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Photo by Steven HWG on Unsplash

I was looking over some data for a project when something caught my eye:

Statista.com graph— Most Influential Diseases: 2019–2025 Alzheimer’s projection graph
Statista.com graph— Most Influential Diseases: 2019–2025 Alzheimer’s projection graph
Statista- Most Influential Diseases: 2019–2025 Alzheimer’s projection graph

You can’t help by notice how California and Florida estimates are running away from the other states. Of course, my first question was, why them? what do they have in common?

Sure, Florida is a retiree haven, just check out The Golden Girls, while California is…California. Other than being coastal states that were in the top five list of the most populous states in the union, why would each experience a surge of 160,000+ new Alzheimer cases by 2025?

That was when I dug a little deeper and found out just how complex the story was. …

Unfortunately, It’s probably where you expect.

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When looking at this graph, what do you notice? I’ll tell you the first thing I noticed.

All are African countries.

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Somalia is one of the most devastating places for children. The history of the country goes all the way to the Paleolithic period. But modern history has seen it become relatively unstable with both cold and live wars, rendering the infrastructure a deadly challenge to its people. For every 1,000 live births, 13.7 percent of those children die. The reasons range from malnutrition, lack of sanitation that leads to diseases, and the presence of diseases that were eradicated in developing and developed countries, such as polio.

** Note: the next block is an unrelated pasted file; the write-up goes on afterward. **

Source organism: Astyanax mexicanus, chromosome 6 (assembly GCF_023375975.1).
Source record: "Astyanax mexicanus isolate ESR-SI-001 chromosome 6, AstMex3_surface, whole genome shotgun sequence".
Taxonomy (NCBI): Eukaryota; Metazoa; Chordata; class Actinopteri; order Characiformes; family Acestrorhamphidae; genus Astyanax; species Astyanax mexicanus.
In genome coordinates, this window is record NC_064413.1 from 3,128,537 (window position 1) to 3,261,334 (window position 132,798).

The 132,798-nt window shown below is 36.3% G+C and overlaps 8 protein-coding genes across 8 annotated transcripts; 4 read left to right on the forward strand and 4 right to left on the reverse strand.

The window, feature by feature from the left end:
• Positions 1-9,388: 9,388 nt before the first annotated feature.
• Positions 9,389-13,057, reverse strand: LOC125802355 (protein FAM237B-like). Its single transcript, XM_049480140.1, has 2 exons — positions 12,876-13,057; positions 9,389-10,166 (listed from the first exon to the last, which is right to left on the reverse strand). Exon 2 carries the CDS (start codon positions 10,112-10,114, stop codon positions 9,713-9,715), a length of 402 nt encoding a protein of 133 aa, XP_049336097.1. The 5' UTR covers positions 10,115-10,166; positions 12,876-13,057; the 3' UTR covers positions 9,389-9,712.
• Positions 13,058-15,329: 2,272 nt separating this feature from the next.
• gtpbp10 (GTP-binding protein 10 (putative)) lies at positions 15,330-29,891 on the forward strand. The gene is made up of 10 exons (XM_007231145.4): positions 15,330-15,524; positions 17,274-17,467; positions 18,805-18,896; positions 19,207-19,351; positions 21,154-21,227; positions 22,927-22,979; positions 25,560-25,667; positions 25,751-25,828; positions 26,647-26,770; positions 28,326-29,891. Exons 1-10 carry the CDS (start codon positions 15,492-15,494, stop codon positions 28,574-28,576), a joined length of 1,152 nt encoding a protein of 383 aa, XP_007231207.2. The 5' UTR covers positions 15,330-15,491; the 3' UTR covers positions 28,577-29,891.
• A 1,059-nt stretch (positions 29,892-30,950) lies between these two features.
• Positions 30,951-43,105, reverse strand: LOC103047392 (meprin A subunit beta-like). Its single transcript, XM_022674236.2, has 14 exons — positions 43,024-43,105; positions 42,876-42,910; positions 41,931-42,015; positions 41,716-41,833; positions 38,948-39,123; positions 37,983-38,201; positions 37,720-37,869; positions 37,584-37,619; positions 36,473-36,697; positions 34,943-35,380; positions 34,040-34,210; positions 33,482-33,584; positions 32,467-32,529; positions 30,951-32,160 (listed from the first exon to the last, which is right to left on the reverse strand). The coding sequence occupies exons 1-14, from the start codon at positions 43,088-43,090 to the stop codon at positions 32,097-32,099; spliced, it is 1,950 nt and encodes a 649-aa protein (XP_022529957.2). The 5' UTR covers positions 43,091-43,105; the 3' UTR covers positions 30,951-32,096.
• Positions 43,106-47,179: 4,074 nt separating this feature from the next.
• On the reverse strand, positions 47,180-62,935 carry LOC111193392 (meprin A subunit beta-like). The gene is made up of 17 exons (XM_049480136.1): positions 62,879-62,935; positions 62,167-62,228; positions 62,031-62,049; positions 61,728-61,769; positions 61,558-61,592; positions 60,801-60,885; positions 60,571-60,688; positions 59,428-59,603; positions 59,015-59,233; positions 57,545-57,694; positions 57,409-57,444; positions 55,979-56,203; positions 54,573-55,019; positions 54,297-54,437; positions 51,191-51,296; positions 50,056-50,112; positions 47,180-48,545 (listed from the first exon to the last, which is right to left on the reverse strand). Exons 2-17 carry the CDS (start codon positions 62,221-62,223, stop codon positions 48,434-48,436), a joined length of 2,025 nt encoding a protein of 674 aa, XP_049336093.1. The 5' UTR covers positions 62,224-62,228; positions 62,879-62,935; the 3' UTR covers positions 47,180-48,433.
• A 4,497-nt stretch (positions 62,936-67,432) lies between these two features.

There is so much that’s broken about the health system in the country and the children seem to be the ones paying dearly for that, even before they are born.

Source

The Borgen Project: https://borgenproject.org/child-mortality-rate-in-somalia/

No, it’s not Norway or Sweden

For 2019, Spain is considered the healthiest country, followed by Italy. Canada made the top 20 at 16, while the United Kingdom came in at 19.

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10 of the top 20 healthiest countries — Statista

There are several factors that are used to tabulate the health grade, which the difference between the health score and health risks, such as:

Life expectancy

2016 data on Spanish life expectancy shows an average life expectancy comes in at about 82.8 years, while the U.K. and U.S. average about 80.96 and 78.69 years, respectively.

Mortality

In 2016, over 80 percent of the deaths were of those 70 years and older. While Spain did see a rise is some causes, such as certain cancers and chronic kidney disease, incidents of road injuries dropped from 4th leading cause of death to number 16, and diabetes moved to position 10 from 6. …

About

Dianne Dixon

✍️ Freelance writer Health|Wellness|Digital Marketing|Tech. Secular/Borderline Atheist. Lifelong learner. Curious Leo. Questions everything.